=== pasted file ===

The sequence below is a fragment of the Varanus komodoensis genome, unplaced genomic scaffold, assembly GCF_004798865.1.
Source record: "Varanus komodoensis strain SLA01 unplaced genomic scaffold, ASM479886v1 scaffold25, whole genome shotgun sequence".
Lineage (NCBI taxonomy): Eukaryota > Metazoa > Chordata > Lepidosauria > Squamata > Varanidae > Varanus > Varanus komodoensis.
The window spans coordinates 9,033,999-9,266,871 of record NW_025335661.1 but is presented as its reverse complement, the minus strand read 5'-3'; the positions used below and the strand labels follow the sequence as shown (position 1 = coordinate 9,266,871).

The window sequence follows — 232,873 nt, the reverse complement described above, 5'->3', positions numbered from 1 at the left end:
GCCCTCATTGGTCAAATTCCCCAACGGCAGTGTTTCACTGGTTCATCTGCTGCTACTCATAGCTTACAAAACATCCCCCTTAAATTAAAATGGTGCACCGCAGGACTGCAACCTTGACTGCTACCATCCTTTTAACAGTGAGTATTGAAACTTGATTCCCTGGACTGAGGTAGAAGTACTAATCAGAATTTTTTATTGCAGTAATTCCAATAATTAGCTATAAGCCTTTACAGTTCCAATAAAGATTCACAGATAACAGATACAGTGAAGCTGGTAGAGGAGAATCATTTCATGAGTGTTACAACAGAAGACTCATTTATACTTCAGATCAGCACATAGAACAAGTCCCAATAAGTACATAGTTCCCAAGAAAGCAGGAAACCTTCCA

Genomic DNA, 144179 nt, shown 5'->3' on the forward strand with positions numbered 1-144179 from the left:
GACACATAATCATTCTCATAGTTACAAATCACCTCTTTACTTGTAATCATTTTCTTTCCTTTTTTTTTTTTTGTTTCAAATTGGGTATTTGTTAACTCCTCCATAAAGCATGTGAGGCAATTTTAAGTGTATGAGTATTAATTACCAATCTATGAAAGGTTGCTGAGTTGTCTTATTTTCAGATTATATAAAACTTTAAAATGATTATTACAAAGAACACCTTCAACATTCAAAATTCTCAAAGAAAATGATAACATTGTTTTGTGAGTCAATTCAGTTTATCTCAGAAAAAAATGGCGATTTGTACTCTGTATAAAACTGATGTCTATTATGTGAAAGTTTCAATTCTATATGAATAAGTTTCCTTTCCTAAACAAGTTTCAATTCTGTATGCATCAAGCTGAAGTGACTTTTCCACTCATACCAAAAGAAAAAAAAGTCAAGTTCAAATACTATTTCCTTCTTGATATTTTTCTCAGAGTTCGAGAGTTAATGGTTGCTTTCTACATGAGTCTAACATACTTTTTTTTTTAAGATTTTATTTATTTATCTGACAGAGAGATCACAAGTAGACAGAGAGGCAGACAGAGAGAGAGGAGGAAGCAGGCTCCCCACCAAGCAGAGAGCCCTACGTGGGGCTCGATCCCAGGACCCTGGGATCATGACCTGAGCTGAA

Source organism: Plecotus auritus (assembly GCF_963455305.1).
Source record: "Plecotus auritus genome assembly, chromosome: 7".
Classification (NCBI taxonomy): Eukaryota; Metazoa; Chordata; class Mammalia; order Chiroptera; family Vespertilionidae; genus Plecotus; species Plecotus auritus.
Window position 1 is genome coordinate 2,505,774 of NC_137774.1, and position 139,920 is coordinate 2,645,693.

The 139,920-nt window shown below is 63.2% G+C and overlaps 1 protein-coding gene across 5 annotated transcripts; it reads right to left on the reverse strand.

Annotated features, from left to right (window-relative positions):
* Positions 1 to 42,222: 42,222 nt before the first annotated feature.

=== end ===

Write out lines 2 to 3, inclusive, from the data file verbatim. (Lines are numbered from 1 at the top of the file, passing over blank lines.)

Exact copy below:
Source record: "Varanus komodoensis strain SLA01 unplaced genomic scaffold, ASM479886v1 scaffold25, whole genome shotgun sequence".
Lineage (NCBI taxonomy): Eukaryota > Metazoa > Chordata > Lepidosauria > Squamata > Varanidae > Varanus > Varanus komodoensis.